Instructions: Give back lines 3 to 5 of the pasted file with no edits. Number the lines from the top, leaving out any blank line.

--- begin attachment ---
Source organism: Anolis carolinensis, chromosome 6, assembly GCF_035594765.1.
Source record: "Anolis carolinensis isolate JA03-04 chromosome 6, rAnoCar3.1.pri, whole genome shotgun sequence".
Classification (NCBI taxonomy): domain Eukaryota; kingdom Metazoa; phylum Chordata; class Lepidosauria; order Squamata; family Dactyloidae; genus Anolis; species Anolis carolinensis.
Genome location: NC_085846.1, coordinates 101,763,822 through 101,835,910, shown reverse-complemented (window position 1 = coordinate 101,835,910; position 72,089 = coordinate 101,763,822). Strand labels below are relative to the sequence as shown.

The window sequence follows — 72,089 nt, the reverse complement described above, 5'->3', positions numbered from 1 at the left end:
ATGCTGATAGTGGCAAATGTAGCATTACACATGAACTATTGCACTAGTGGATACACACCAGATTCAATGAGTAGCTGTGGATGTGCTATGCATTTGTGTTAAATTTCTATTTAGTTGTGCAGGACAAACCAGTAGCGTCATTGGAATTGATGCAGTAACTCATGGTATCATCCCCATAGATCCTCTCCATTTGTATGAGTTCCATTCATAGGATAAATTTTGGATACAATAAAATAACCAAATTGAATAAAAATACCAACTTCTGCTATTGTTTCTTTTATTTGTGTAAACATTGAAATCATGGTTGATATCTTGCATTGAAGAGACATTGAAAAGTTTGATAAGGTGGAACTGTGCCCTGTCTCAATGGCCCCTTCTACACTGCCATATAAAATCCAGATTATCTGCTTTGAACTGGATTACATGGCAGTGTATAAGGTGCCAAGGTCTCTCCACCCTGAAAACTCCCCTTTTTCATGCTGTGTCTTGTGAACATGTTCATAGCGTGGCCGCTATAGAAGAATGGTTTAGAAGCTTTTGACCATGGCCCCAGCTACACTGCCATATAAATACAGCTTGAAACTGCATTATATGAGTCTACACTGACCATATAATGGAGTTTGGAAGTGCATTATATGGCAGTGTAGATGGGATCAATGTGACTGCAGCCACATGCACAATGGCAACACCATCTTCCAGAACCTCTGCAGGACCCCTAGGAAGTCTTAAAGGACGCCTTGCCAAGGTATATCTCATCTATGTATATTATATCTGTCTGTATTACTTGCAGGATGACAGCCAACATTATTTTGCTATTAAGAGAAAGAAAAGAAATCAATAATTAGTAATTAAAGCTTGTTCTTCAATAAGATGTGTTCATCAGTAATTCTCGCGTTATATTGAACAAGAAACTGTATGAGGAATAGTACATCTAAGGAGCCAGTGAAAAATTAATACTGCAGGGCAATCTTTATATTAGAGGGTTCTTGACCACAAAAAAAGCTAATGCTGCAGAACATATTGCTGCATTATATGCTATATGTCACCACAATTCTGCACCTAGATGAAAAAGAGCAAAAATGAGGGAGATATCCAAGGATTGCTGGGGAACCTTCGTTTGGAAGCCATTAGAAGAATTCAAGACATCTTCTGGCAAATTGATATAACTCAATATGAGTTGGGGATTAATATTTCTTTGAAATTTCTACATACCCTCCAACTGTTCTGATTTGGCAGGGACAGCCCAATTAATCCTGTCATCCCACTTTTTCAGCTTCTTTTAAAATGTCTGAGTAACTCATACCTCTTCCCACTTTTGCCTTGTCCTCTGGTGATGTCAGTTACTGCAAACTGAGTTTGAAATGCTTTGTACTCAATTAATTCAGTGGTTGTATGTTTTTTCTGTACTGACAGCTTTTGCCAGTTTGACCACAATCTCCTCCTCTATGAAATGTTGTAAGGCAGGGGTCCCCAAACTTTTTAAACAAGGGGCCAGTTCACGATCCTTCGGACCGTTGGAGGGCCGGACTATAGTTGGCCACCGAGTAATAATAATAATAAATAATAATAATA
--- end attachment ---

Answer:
Classification (NCBI taxonomy): domain Eukaryota; kingdom Metazoa; phylum Chordata; class Lepidosauria; order Squamata; family Dactyloidae; genus Anolis; species Anolis carolinensis.
Genome location: NC_085846.1, coordinates 101,763,822 through 101,835,910, shown reverse-complemented (window position 1 = coordinate 101,835,910; position 72,089 = coordinate 101,763,822). Strand labels below are relative to the sequence as shown.

The window sequence follows — 72,089 nt, the reverse complement described above, 5'->3', positions numbered from 1 at the left end: